Sunday, May 16, 2021

Review: Saddle Sinners

Saddle Sinners Saddle Sinners by Harry Whittington
My rating: 5 of 5 stars

One of Whittington's famed missing 38! Objectively, Whittington's novels published in the 1960s by mainstream publishers such as Fawcett Gold Medal, Avon, Ace, etc. are more conventionally plotted and the writing is more polished. What they lack, however, is everything that you will find in this Greenleaf/Corinth sleaze noir, which is narration that is relentlessly edgy and full of inside voice. The YA Twilight series has more sex than this one and yet these early 1960s publishers were hounded and eventually jailed for publishing novels such as this. As I've written before when reviewing other Whittington sleazers, this genre, and the anonymity of writing for Greenleaf, freed him to write brutally honest crime/noir novels that he couldn't publish with those mainstream publishers. Although tame by comparison with what is published now, this 1964 novel shows what Gold Medal novels would have been like if there had been no censorship. I'm giving it five stars because I loved it, but also because Whittington broke the molds and gave us a crime noir we wouldn't have had otherwise. He was one of the few writers who took his sleaze assignments seriously. And it shows. Block and Westlake were great writers, but read their sleazers and it is obvious that most of the time they were taking the piss. Not Whittington. Back then he did what noir writers do now, he made it dirty. So what do we have in Saddle Sinners? A gigolo drama at a dude ranch, plus a hostage scenario and a heist, and a frigid wife awakened. Plus plenty of inside voice narration to show how F'd up all the characters are. Highly collectible, so it won't be cheap, but it is well worth the price if you can find a copy.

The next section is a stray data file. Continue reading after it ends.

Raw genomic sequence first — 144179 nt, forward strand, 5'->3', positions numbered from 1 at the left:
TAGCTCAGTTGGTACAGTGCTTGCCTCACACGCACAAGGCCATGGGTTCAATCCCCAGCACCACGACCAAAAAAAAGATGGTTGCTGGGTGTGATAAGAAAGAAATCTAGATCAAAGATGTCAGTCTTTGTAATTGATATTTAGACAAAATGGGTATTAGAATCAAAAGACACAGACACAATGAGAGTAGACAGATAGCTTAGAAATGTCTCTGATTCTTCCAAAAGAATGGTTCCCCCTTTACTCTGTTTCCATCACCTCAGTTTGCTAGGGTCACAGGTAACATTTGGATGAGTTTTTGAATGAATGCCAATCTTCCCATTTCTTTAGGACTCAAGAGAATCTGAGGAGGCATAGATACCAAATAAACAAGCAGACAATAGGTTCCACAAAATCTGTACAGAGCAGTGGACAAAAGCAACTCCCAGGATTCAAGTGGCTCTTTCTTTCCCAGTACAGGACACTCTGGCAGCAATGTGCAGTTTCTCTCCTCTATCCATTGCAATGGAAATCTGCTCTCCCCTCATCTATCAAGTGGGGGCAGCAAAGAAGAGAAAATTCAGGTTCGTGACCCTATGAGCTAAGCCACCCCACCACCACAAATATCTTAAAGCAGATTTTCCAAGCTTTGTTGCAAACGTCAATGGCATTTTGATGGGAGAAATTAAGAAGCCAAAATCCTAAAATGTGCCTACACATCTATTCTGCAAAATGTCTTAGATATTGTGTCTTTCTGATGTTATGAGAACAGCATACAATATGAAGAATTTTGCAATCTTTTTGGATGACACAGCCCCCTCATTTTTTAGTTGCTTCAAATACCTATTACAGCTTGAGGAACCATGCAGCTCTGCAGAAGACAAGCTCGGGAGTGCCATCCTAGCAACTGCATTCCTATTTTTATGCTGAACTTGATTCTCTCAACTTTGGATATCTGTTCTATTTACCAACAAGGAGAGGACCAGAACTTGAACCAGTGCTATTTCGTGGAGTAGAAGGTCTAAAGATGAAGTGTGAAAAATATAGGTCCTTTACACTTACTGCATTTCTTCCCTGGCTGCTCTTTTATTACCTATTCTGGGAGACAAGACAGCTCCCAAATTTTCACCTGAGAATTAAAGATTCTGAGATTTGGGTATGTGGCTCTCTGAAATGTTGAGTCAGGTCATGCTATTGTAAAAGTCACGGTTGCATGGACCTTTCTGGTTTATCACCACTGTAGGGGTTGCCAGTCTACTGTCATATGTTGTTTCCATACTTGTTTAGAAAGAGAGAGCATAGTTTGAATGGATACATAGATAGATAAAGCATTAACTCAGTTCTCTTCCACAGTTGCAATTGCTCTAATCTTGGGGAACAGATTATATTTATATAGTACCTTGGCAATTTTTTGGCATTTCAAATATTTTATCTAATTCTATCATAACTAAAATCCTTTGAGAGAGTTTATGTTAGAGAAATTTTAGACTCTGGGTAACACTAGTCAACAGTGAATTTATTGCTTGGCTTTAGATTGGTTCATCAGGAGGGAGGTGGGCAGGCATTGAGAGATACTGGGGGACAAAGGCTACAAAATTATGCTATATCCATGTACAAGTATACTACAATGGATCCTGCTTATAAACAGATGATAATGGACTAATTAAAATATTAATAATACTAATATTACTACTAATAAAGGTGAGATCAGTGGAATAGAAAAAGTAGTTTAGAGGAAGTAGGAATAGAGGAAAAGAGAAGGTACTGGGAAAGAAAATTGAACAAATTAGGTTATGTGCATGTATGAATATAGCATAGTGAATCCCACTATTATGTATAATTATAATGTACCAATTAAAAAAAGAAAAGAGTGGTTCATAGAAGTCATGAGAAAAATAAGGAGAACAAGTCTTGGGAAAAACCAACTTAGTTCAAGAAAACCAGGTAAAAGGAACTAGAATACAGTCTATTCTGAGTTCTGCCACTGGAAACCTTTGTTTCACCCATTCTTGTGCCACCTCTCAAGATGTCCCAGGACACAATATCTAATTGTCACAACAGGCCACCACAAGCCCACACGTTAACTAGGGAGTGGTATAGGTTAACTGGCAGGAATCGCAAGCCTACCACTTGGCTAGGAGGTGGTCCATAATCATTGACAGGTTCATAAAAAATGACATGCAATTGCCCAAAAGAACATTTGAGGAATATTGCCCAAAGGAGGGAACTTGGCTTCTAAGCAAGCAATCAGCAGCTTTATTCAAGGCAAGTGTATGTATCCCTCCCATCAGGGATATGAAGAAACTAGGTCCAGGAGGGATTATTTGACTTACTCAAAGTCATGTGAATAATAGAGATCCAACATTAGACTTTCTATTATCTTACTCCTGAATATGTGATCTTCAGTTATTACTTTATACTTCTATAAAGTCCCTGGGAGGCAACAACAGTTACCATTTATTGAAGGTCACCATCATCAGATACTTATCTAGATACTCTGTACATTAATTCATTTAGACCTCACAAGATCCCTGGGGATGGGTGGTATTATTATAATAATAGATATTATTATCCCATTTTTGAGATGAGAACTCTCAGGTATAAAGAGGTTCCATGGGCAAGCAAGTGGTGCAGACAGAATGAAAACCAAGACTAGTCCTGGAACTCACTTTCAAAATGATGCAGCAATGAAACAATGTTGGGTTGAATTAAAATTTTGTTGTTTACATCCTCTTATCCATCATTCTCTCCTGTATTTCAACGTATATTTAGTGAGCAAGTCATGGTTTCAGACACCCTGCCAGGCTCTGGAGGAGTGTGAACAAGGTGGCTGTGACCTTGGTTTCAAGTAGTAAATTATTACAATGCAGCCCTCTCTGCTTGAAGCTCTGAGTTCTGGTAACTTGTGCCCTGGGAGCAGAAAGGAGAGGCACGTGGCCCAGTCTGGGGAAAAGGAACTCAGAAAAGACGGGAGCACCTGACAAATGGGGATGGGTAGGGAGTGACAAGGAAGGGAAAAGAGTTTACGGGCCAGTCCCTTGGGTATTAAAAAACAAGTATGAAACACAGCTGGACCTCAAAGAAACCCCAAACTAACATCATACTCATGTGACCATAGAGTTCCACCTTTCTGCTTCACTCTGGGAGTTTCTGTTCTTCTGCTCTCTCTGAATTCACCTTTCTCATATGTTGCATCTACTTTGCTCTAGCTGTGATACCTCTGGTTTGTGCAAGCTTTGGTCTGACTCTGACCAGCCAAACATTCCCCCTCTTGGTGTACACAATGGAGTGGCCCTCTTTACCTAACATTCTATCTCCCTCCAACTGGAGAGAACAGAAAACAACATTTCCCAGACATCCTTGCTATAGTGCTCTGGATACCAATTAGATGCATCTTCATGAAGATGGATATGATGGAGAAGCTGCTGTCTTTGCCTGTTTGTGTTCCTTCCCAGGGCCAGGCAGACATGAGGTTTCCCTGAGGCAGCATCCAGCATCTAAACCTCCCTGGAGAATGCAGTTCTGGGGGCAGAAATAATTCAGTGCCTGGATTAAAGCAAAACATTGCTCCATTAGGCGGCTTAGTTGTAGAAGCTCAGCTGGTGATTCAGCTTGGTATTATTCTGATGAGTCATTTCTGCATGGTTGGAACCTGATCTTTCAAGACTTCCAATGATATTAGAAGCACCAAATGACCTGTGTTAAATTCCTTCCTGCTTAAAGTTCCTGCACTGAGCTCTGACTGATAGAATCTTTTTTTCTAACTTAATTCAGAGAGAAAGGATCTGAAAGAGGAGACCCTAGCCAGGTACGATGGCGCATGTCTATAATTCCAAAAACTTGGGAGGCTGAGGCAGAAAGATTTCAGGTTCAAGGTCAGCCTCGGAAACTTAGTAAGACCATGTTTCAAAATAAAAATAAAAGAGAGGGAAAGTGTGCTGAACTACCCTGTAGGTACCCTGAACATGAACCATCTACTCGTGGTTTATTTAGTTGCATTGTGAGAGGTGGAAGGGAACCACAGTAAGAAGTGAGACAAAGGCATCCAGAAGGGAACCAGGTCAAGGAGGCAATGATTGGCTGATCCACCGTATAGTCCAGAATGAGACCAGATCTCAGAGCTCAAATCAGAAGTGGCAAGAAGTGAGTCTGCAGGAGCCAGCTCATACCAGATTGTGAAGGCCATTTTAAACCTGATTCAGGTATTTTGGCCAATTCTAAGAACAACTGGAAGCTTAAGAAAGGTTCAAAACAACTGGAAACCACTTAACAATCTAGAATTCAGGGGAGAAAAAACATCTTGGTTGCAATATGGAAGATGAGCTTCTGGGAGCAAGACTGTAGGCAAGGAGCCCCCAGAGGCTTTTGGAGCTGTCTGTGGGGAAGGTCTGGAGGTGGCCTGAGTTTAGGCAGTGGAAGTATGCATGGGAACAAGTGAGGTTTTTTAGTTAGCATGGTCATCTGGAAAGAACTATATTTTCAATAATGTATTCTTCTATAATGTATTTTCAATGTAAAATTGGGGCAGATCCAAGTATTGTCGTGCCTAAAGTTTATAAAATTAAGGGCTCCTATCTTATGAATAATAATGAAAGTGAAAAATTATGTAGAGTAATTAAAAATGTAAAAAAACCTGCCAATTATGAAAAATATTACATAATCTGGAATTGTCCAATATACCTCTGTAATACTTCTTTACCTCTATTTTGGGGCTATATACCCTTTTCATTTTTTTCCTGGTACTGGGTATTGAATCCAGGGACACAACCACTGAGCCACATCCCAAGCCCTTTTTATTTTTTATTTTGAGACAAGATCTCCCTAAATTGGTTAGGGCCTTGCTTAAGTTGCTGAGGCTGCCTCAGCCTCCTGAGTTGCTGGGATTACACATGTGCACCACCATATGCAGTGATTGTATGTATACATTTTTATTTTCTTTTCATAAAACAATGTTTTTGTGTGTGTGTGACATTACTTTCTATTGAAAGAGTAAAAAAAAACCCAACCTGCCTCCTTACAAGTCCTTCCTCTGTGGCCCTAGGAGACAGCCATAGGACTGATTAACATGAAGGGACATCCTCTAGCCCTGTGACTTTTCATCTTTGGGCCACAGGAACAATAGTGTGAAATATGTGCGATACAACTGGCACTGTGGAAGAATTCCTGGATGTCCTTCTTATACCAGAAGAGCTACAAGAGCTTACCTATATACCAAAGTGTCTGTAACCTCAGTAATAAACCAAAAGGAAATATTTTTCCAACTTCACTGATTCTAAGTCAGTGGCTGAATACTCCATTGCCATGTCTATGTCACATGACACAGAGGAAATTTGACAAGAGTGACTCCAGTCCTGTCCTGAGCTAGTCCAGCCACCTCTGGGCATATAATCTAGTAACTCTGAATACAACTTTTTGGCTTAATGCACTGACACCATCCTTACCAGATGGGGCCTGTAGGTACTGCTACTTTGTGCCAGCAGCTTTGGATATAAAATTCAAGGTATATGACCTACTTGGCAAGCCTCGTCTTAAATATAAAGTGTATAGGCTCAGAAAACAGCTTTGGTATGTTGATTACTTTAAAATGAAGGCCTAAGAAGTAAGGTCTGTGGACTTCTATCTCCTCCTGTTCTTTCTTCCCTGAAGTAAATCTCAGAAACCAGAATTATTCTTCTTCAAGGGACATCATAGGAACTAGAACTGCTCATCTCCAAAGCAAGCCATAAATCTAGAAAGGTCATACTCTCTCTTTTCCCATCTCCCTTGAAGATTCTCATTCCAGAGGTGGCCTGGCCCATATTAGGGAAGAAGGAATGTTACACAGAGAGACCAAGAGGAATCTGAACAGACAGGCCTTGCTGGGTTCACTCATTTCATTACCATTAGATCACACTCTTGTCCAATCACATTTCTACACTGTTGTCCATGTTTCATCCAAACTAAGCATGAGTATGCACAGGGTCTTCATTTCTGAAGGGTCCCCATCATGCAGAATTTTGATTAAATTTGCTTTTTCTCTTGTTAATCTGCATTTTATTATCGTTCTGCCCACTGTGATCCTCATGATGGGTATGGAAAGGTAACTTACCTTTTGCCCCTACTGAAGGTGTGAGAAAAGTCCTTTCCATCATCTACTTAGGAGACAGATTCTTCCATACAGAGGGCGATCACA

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1 comment:

  1. (Tells himself the price is too high. Looks at the 5 of 5 stars rating again. Looks at the book price again. Weeps. Reaches for wallet.)